This writer has never been a believer in bitcoin. I sincerely believe bitcoin is a dubious fad which will peter out in the long term and cost buyers of it a considerable amount of money as it returns to its inherent value, which I would put at near zero!
However, I am also one of the first to admit my advice on cryptocurrencies in general has not been borne out by their performance to date and could have cost buyers who have followed my guidance some pretty spectacular gains.
But have I changed my opinion? The answer is a resounding NO.
There is just too much fraud, potential fraud and vulnerability built into the bitcoin environment for it to survive intact in the longer term – or so I sincerely believe.
Gold, on the other hand, has stood the test of time as a wealth protector and (relatively) safe haven in apparent value as supposedly even strong fiat currencies have diminished in value over the years.
This has been the case for hundreds, if not thousands, of years. Gold has not, therefore, been a vehicle generally for spectacular gains, except perhaps in cases of total currency and socio-economic collapse. In other words gold, in effect, has just been an inherently safe form of wealth preservation.
Thus if gold does soar to the $5,000 or $10,000 level beloved of some commentators this would likely be in response to almost total collapse in purchasing power of the dollar, rather than a real rise in the gold price. All things are relative.
A collapse of this kind of magnitude in the prevailing socio-economic system by which we are all governed, would not be something we would want to live through. Be careful what you wish for!
Bitcoin, on the other hand, is, in my opinion, purely a speculative entity dependent on more and more people being sucked into in it by ever more dubious media promotions. It is very much a child of the social media age and may thus appeal to a newer or inexperienced buyer in particular. It is therefore a little disturbing that some respected names seem to have given cryptocurrencies a degree of support and thus credibility.
I’m not saying that all bitcoin, and so-called stablecoin, commercial entities are dubious in their antecedents, but some most definitely are. Buyer beware.
But how about the gold tortoise versus the bitcoin hare? Gold offers stability and alimited downside risk, although can be circumspect in moving upwards with any rapidity. Over the years it has served as an excellent wealth protector.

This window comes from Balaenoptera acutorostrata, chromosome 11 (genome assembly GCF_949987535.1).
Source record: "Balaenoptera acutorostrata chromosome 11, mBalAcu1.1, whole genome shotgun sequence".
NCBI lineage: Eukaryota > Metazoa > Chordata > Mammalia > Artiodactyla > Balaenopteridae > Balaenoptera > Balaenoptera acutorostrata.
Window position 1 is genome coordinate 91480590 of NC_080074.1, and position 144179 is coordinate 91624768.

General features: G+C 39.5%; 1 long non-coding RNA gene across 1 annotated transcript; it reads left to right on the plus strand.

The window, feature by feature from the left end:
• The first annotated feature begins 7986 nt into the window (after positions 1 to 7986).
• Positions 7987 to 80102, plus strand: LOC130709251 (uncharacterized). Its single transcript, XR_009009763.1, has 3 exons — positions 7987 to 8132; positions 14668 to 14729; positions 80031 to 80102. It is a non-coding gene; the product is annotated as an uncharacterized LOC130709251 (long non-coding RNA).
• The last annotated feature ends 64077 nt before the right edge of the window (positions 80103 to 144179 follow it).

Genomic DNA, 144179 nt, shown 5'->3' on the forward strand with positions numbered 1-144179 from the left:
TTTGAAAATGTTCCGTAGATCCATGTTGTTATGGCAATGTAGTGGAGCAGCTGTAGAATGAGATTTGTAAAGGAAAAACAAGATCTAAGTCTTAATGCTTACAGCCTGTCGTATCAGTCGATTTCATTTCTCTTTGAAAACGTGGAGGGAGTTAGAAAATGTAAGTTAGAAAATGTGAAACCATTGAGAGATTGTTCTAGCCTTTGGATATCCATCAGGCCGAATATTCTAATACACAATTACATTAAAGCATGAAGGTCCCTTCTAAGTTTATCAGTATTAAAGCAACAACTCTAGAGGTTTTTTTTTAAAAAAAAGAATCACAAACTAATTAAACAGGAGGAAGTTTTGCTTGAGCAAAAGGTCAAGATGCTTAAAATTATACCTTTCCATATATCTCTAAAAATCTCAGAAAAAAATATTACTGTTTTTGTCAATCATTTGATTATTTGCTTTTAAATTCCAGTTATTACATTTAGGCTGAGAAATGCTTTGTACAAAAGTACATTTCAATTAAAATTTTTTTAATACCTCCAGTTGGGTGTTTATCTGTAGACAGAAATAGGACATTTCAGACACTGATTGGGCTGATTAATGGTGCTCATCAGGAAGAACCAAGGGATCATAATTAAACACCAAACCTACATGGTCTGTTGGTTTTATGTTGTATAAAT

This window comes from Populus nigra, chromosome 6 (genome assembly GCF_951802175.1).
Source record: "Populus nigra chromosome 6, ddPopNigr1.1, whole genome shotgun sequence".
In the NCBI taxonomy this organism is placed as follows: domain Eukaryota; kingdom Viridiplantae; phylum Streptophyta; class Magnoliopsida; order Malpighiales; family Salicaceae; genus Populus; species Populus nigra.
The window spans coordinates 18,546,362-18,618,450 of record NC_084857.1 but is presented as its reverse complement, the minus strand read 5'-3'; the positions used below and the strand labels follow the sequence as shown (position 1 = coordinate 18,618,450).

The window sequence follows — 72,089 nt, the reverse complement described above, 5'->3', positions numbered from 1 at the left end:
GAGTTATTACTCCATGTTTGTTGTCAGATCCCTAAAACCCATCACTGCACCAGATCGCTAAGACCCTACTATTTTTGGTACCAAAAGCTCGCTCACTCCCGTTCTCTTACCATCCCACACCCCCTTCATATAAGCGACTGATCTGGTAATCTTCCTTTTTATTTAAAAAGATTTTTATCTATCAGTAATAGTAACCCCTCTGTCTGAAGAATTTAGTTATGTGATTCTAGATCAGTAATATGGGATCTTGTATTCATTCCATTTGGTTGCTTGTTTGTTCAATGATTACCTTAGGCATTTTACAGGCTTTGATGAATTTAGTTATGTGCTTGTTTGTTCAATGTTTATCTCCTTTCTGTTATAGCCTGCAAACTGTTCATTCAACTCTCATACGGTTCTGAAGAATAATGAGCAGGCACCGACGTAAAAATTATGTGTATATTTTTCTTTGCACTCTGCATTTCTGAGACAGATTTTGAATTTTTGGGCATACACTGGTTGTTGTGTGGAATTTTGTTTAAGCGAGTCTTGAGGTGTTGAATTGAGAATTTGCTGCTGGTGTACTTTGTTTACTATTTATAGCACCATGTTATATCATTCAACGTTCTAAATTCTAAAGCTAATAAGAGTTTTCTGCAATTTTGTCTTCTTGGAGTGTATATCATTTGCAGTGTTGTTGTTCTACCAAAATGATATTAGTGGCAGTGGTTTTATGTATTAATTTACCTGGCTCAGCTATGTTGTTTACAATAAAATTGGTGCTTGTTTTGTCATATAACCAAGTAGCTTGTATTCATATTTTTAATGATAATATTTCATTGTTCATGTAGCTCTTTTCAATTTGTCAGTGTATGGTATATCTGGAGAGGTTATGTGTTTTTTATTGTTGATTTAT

There is not the massive upside potential often attributed to bitcoin - that is unless we succumb to a horrendous economic collapse thatwould be disastrous for most equities and bitcoin alike.
Bitcoin on the other hand can be hugely volatile, as we have already seen in the cryptocurrency’s short life to date. It can fall 50% in a matter of weeks as it did as recently as in April and May this year and even more steeply as back in its big crash in 2017/18.
It has made a partial recovery recently, but is still a long way off its April high and has recently been moving very erratically in price which suggests all is not well with the asset class in the eye of regulators.
In summary, gold offers relative safety, with the likelihood of at least protecting one against the ravages inflation may have on the purchasing power of the dollar. There is substance behind it in the form of major central bank holdings which will not easily be written off. But its relative stability makes it very much a tortoise – slow to move and to make rapid significant gains.
Bitcoin, though, is very much a hare. It may, or may not, have the potential to provide substantial short term gains or losses, but this writer sees its longer term potential as problematic.
As a digital form of money it is effectively only code held on a computer and thus increasingly vulnerable to today’s ever more sophisticated hackers and fraudsters. Governments don’t like it either, as it can be a way to move funds completely anonymously, something that can benefit tax dodgers and the criminal elements in society.
Thus it is likely to become an ever-growing subject for investigation by regulators that has to be a worry for some of the more dubious players in the market. Any adverse publicity should unsavory activity be exposed could lead to a crisis of confidence in cryptocurrencies in general and a consequent price collapse.
Bitcoin remains, therefore, very much a gambler’s play . But even so, perhaps better safe than sorry. Time has shown that sticking with gold can be a safer bet, and it is my opinion you should only purchase bitcoin if you have money you can afford to lose.
In the Aesop fable, remember it is the tortoise that wins out in the end.
by Lawrence Williams
Lawrence (Lawrie) Williams is a highly regarded London-based writer and commentator on financial and political subjects, specializing in precious metals news and commentary. He graduated in mining engineering from The Royal School of Mines, a constituent college of Imperial College, London. He has contributed articles on precious metals to the Financial Times, Sharps Pixley, US Gold Bureau and Seeking Alpha among others.